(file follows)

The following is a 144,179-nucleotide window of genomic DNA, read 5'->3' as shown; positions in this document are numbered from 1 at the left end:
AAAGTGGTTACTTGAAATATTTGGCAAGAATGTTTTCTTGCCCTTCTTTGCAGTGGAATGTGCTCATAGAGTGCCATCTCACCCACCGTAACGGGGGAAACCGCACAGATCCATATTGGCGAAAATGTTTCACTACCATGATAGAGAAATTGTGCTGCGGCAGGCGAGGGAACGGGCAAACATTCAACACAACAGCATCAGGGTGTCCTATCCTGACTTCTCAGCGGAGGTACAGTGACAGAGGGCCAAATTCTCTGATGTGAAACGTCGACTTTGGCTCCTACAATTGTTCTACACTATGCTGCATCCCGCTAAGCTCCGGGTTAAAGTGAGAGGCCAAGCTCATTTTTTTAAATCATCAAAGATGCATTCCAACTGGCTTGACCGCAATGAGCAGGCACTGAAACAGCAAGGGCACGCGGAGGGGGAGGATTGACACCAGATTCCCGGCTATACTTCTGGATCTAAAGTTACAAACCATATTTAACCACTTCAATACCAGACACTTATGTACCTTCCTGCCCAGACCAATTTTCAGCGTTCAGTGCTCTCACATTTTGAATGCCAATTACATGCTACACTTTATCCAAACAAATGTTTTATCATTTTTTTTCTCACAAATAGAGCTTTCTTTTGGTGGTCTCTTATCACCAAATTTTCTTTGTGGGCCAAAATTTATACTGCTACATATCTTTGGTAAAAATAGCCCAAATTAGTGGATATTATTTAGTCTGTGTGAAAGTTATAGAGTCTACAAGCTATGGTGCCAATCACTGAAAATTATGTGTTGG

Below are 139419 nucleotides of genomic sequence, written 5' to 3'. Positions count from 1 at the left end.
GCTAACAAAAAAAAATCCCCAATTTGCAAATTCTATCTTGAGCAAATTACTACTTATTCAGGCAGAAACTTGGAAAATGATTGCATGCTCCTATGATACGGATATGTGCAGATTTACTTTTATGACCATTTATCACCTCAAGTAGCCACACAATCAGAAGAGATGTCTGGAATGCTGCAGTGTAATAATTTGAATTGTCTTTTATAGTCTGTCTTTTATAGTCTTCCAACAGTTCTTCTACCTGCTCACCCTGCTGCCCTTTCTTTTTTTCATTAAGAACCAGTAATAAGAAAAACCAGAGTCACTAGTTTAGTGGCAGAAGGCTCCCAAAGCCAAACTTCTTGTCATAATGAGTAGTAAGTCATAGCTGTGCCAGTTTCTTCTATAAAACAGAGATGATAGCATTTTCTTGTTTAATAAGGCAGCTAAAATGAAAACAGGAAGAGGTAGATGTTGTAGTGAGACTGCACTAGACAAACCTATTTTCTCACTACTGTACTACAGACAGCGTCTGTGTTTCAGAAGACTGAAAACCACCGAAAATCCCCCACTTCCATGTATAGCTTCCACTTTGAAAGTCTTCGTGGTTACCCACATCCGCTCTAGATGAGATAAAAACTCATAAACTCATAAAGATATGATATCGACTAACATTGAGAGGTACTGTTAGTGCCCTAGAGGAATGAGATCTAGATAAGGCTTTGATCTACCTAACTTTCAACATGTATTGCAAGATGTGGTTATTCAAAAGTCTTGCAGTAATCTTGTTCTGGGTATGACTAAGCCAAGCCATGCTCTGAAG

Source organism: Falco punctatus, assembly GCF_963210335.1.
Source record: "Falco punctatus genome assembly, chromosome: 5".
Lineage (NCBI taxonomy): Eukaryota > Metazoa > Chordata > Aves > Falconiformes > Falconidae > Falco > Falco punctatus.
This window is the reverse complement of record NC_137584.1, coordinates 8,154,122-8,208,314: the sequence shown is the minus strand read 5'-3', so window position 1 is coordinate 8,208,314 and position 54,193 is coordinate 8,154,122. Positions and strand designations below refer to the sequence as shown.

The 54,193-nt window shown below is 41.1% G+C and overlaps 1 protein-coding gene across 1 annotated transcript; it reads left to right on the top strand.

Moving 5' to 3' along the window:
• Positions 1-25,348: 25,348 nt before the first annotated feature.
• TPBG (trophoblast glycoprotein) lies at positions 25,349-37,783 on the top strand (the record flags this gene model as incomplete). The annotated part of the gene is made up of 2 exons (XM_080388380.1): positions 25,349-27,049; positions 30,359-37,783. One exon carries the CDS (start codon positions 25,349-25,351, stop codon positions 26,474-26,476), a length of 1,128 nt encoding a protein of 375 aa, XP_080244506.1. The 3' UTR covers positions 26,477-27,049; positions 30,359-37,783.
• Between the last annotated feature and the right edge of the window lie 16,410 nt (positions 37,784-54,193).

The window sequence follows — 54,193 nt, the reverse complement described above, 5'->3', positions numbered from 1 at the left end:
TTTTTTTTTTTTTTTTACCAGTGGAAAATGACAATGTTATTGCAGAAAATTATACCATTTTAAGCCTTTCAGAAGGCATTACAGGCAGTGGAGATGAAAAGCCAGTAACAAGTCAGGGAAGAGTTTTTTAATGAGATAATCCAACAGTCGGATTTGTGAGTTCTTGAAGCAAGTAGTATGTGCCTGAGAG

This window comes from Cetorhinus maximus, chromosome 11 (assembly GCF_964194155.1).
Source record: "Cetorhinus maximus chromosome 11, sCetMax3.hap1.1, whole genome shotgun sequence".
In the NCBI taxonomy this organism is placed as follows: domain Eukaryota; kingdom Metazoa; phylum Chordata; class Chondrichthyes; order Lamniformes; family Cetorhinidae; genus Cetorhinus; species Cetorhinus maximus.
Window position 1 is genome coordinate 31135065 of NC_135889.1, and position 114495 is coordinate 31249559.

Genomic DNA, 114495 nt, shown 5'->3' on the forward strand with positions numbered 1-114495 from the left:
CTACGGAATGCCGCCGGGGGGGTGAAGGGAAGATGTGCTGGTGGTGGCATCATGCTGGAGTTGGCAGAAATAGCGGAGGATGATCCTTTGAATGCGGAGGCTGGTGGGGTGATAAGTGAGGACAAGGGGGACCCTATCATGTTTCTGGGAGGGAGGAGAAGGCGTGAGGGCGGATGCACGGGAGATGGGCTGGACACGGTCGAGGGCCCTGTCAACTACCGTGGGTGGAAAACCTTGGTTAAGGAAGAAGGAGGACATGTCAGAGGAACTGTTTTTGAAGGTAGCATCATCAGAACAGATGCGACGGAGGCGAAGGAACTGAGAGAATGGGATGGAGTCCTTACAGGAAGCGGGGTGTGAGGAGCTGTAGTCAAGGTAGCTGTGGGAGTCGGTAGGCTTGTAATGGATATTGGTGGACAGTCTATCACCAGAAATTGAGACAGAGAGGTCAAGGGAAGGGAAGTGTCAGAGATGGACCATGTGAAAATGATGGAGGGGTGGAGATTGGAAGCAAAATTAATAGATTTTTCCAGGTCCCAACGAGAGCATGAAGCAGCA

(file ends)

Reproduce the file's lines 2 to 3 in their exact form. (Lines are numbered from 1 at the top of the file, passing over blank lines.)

AAAGTGGTTACTTGAAATATTTGGCAAGAATGTTTTCTTGCCCTTCTTTGCAGTGGAATGTGCTCATAGAGTGCCATCTCACCCACCGTAACGGGGGAAACCGCACAGATCCATATTGGCGAAAATGTTTCACTACCATGATAGAGAAATTGTGCTGCGGCAGGCGAGGGAACGGGCAAACATTCAACACAACAGCATCAGGGTGTCCTATCCTGACTTCTCAGCGGAGGTACAGTGACAGAGGGCCAAATTCTCTGATGTGAAACGTCGACTTTGGCTCCTACAATTGTTCTACACTATGCTGCATCCCGCTAAGCTCCGGGTTAAAGTGAGAGGCCAAGCTCATTTTTTTAAATCATCAAAGATGCATTCCAACTGGCTTGACCGCAATGAGCAGGCACTGAAACAGCAAGGGCACGCGGAGGGGGAGGATTGACACCAGATTCCCGGCTATACTTCTGGATCTAAAGTTACAAACCATATTTAACCACTTCAATACCAGACACTTATGTACCTTCCTGCCCAGACCAATTTTCAGCGTTCAGTGCTCTCACATTTTGAATGCCAATTACATGCTACACTTTATCCAAACAAATGTTTTATCATTTTTTTTCTCACAAATAGAGCTTTCTTTTGGTGGTCTCTTATCACCAAATTTTCTTTGTGGGCCAAAATTTATACTGCTACATATCTTTGGTAAAAATAGCCCAAATTAGTGGATATTATTTAGTCTGTGTGAAAGTTATAGAGTCTACAAGCTATGGTGCCAATCACTGAAAATTATGTGTTGG

Below are 139419 nucleotides of genomic sequence, written 5' to 3'. Positions count from 1 at the left end.